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Julie Rose Wilde is a jazz singer in Savannah Georgia. In the fall of 2013 she and her partner Austin Smith launched a fundraising project on Indie Gogo for their recording sessions in Paris. Seen here are the source sequences we shot for their promotional video on July 29th 2013.
Starting the evening of shooting, I met dancer Maria D’Arcy at 7:00 pm at place du Trocadéro in front of the Eiffel Tower. The weather had already been tumultuous during the previous two weeks, and this day was no exception. There was a thunderclap coming from the west as loud as fierce bomb, then it rained heavily for twenty minutes. It was raining so hard that I was getting wet on my shoulders and below my knees, despite my umbrella, and naturally I was having a hard time keeping my umbrella from blowing away, holding my camera, shooting video, and keeping my lens a bit dry.
Maria D’Arcy dancing in stills from sequences shot at place de Trocadéro.
I didn’t care about getting wet because it was about 80 degrees Fahrenheit, and I knew I would be dry ten minutes after it stopped raining. I strongly encouraged Maria to get out in the middle of the plaza and dance in front of the Eiffel Tower despite the rain. The wind was blowing her umbrella around uncontrollably, while all the visitors and tourists who had taken refuge in the wings of the palais Chaillot looked on and cheered.
The sun came out quite strongly when the rain finally stopped, giving wonderful reflections on the marble paving stones, deep blue skies and impressive depth in the clouds; we did a couple more shots which came out quite well. Our friends Keith Sarver, Catherine Julian, François Rosny, Jessica Zhou, Matthieu Nevouet, and Thierry & Dora Sotot joined us then and got in to the Métro and headed off to place de la Concorde.
Frames from the shots we took at place de la Concorde: the fontaine des Mers and a red Ferrari.
There we shot some sequences around the fontaine des Mers, and with the Ferrari sports cars one can rent for 89 euros for 20 minutes of pleasure driving around in the notoriously bad traffic jams in Paris. On entering the jardin des Tuileries a city employee informed us in a typically officious Parisian kind of way that it is forbidden to take pictures or shoot video in the gardens without authorization. This is ridiculous because there were dozens if not hundreds of people wandering around with cameras, taking who knows how many pictures and video clips!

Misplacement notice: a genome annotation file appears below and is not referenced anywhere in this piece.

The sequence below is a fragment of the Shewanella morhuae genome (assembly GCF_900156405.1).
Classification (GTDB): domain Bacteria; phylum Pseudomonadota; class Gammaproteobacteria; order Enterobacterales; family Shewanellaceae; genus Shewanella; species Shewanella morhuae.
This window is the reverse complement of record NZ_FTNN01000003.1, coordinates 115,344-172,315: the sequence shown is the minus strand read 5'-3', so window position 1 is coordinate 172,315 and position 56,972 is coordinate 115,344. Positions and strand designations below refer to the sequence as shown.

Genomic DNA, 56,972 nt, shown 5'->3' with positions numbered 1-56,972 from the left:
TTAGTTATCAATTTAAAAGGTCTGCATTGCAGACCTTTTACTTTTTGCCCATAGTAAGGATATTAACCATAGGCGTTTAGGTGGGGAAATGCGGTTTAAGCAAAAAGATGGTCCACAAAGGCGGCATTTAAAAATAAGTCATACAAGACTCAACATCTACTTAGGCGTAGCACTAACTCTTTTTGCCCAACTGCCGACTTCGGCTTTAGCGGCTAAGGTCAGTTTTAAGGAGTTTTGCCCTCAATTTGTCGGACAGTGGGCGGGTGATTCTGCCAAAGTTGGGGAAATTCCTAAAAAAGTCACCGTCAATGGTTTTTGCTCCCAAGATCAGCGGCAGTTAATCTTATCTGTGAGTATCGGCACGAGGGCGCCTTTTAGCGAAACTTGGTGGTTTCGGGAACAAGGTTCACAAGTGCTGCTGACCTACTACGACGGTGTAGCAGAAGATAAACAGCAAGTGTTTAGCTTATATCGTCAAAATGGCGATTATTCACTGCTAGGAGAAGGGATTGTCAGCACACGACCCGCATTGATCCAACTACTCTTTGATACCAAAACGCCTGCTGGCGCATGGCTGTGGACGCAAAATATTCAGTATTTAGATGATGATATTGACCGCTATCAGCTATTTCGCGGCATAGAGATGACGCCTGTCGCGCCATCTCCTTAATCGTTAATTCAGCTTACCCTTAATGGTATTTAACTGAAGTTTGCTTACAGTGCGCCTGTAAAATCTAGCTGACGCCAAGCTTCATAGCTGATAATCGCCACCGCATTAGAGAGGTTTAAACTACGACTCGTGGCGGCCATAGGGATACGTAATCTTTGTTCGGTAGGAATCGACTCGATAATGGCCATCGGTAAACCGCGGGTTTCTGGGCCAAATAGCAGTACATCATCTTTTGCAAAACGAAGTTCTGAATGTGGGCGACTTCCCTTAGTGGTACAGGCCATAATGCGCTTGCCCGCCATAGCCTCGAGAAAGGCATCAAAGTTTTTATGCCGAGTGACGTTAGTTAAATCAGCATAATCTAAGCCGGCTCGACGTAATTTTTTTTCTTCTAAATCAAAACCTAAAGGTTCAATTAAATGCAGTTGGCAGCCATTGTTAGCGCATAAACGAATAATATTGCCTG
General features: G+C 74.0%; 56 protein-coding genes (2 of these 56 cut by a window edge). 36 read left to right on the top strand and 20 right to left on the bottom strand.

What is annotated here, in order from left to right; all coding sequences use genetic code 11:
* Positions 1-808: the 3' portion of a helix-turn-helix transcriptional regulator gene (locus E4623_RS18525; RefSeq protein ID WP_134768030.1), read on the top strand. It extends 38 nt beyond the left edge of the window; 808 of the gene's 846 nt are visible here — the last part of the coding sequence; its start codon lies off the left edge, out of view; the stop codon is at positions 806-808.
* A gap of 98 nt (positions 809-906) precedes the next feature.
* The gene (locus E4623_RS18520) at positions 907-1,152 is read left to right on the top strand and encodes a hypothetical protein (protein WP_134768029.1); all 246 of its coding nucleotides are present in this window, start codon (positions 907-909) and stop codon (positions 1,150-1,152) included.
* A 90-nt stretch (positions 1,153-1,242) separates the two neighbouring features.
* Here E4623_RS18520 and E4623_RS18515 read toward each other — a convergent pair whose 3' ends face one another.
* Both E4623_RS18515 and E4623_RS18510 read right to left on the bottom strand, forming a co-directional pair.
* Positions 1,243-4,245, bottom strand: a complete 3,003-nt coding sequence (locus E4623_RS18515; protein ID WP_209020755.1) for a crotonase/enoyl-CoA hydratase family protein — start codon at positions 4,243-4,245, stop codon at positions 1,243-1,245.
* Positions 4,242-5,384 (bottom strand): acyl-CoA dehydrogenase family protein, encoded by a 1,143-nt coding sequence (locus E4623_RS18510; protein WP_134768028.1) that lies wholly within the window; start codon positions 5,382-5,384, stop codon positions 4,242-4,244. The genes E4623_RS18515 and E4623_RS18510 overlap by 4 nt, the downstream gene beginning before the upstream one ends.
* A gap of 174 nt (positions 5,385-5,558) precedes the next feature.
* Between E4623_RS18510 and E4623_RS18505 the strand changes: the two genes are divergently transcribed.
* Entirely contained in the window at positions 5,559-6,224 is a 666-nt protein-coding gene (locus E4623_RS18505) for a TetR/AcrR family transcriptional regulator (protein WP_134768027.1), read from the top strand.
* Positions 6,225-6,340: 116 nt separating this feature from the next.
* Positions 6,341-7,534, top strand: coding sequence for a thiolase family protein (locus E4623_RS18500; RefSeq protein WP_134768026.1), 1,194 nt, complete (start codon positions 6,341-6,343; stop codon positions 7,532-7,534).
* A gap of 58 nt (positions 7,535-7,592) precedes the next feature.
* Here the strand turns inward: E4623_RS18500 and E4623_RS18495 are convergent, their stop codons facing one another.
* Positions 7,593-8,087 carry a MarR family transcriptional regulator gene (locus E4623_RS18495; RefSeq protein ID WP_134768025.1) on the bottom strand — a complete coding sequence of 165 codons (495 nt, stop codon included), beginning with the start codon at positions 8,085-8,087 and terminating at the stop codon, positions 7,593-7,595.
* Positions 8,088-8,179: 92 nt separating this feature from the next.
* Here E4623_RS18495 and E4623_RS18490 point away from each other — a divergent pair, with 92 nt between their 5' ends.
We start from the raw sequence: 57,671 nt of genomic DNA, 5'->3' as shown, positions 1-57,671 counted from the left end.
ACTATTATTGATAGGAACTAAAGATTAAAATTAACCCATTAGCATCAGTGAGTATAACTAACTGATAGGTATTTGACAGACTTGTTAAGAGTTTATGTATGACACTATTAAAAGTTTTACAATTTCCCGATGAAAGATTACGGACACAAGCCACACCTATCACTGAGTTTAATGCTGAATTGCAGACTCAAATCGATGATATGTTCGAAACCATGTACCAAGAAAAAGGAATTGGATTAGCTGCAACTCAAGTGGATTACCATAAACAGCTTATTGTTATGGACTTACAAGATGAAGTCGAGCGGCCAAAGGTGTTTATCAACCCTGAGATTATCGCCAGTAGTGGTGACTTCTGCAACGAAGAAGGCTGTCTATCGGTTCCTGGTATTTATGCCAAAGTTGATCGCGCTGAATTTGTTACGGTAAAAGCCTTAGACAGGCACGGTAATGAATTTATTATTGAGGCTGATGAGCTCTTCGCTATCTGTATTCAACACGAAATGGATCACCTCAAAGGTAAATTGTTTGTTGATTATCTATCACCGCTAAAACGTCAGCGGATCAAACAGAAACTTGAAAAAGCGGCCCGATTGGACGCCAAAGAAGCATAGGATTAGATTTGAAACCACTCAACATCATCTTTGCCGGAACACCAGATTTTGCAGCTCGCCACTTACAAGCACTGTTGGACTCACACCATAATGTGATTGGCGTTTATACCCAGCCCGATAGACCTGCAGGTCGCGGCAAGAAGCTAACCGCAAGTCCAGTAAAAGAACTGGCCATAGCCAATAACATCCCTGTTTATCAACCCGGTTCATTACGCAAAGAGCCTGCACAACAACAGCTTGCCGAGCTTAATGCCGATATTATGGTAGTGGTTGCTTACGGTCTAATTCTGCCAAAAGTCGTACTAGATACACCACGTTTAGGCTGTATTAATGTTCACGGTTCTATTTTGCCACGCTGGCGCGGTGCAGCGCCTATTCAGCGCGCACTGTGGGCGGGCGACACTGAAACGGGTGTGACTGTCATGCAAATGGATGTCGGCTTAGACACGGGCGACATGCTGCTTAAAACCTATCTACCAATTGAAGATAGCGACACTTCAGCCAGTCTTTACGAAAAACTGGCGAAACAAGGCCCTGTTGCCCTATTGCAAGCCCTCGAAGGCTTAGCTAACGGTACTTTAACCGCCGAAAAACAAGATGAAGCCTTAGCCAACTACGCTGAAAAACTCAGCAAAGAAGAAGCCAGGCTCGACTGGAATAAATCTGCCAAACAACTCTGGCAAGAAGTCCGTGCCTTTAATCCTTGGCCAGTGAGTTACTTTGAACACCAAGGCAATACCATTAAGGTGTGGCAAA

David Henry in video:
From there we headed off to the pont des Arts, where the fences are covered with lovers’ padlocks since 2008. The tradition is for lovers to write their names on the lock, attach it, then toss the key in to the River Seine. We then went to the café Panis for refreshments and shots sitting around tables on the sidewalk terrace.
Night had fallen by then and we did our last shots in front of Notre-Dame Cathedral, with the streetlights throwing enchanting shadows and casting a generally mediaeval atmosphere.
Watch a TV show about the Da Vinci Code in which I appeared.
I enjoy film, movies and cinema as much as anyone else, and though I’ve been taking pictures since I was fourteen, shooting video has never interested me much. The Nikon D600 digital reflex I bought in December 2012 shoots video of very good quality (despite its utterly forgettable autofocus in video mode), though that’s not why I purchased the camera. When Julie and Austin asked me to shoot video for their fundraising project I said I was game, and purchased an external microphone for my camera, and self-powered/amplified portable speakers so I could play the song on my iPod, allowing others to hear and dance to the music.
I am quite pleased with the way the clips came out, looking at the sequences I see that I have typical photographer’s habits as concerns composition and framing. Directing the people in the shots and coming up with ideas for movement & panning was fun also!
This is Austin Smith’s edit version of the sequences we shot, put together for their Kickstarter campaign. I adore the image quality and color rendition my camera provides, thus I’m not wild about the black and white, sepia, flickery 1920s effects applied to the images…
All images are © 2017, David Henry, all rights reserved. Written permission is required for any use.